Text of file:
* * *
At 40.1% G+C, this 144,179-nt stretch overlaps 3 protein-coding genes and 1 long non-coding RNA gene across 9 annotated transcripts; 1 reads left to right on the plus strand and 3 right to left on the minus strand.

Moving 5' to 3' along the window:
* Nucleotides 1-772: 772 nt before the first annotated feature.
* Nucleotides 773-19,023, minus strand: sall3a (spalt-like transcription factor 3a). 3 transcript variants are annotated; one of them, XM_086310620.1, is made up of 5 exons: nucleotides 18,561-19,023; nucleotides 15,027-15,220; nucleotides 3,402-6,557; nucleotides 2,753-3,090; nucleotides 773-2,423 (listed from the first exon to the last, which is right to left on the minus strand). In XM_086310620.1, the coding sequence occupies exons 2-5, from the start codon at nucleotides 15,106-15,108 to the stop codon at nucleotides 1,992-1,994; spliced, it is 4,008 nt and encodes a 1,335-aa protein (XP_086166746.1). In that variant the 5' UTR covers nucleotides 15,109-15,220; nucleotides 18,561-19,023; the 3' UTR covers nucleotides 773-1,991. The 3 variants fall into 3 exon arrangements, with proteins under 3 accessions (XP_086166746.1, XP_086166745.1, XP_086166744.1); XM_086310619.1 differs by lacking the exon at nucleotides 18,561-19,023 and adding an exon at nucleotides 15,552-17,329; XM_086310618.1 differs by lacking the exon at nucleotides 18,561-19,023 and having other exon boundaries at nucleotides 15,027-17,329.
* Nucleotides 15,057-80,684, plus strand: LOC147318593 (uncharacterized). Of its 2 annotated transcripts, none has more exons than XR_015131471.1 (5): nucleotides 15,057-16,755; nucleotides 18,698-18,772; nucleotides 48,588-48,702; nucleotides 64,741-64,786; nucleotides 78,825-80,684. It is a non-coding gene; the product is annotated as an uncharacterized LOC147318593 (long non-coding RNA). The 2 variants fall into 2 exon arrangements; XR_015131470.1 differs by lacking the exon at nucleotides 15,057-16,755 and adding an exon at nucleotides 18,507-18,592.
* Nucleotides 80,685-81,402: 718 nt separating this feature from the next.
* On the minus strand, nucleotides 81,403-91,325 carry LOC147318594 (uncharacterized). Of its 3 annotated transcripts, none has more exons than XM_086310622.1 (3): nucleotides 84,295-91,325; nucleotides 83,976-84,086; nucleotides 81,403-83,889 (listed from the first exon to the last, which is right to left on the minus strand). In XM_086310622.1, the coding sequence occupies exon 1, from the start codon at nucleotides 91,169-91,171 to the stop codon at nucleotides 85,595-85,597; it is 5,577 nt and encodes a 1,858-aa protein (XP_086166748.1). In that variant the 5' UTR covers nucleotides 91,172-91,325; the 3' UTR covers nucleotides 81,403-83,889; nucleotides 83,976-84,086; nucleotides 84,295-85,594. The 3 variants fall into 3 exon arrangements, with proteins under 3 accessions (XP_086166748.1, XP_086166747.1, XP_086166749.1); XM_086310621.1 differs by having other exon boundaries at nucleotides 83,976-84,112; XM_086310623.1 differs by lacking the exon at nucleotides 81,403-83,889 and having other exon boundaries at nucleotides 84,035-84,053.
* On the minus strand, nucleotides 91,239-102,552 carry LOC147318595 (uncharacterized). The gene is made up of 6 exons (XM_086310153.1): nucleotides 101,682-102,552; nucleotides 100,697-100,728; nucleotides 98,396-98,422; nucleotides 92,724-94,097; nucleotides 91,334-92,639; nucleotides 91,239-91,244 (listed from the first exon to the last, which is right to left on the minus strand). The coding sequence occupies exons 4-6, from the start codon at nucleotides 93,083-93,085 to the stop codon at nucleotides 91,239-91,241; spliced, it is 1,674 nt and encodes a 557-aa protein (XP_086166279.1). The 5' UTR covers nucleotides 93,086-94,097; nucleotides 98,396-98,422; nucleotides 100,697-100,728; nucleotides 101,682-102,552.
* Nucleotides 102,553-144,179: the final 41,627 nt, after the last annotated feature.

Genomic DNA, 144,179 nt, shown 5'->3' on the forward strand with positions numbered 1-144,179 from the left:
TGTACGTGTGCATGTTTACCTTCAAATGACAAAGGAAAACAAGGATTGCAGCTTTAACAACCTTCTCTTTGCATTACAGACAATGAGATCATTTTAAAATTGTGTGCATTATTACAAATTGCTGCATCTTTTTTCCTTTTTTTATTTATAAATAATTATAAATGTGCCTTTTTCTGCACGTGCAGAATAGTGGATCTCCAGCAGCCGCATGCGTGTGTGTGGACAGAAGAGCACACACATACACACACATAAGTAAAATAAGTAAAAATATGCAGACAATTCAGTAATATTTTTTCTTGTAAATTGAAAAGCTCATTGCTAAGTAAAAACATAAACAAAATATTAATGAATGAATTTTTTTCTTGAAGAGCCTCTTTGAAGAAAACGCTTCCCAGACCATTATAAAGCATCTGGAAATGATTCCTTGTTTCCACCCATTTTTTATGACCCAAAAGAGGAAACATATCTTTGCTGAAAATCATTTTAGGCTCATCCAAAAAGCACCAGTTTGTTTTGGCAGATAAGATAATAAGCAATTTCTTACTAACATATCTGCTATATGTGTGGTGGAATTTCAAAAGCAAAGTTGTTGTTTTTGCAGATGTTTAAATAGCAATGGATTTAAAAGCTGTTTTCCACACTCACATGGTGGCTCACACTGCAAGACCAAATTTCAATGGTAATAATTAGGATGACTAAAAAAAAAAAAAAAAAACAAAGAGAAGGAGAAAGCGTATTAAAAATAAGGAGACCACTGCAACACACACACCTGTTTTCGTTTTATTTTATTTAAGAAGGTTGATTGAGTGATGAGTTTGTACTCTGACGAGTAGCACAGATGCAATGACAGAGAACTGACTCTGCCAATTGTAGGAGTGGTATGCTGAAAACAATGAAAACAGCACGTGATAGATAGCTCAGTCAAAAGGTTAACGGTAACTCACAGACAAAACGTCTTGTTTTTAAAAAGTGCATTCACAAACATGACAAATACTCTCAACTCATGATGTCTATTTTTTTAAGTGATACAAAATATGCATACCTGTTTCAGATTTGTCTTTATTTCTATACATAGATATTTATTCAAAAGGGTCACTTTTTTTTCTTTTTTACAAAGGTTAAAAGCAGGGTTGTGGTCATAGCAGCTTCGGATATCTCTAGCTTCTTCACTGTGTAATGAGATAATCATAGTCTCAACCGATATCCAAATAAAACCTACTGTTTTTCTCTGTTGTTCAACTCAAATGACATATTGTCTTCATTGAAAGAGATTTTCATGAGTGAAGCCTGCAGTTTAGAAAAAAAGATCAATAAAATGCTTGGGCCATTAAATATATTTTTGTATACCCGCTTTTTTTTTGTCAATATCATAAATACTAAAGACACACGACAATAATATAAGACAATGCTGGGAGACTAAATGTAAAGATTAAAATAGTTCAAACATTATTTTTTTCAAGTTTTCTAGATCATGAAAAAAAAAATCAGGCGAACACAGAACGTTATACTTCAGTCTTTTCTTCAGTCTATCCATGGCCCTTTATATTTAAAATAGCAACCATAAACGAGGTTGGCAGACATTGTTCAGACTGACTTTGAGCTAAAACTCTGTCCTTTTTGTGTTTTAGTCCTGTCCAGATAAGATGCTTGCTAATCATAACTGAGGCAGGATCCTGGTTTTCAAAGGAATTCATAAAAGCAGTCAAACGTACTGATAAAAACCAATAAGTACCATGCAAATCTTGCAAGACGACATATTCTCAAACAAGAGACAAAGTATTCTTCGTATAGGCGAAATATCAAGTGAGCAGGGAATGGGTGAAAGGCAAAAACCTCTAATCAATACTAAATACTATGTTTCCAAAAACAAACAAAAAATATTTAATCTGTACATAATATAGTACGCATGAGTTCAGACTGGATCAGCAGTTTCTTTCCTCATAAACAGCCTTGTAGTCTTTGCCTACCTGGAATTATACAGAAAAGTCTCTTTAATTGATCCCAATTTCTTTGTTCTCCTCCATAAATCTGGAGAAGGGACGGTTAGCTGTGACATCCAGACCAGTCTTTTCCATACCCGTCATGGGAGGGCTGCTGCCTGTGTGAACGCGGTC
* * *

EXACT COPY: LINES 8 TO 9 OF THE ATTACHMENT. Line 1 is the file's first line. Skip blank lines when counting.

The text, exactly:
* On the minus strand, nucleotides 91,239-102,552 carry LOC147318595 (uncharacterized). The gene is made up of 6 exons (XM_086310153.1): nucleotides 101,682-102,552; nucleotides 100,697-100,728; nucleotides 98,396-98,422; nucleotides 92,724-94,097; nucleotides 91,334-92,639; nucleotides 91,239-91,244 (listed from the first exon to the last, which is right to left on the minus strand). The coding sequence occupies exons 4-6, from the start codon at nucleotides 93,083-93,085 to the stop codon at nucleotides 91,239-91,241; spliced, it is 1,674 nt and encodes a 557-aa protein (XP_086166279.1). The 5' UTR covers nucleotides 93,086-94,097; nucleotides 98,396-98,422; nucleotides 100,697-100,728; nucleotides 101,682-102,552.
* Nucleotides 102,553-144,179: the final 41,627 nt, after the last annotated feature.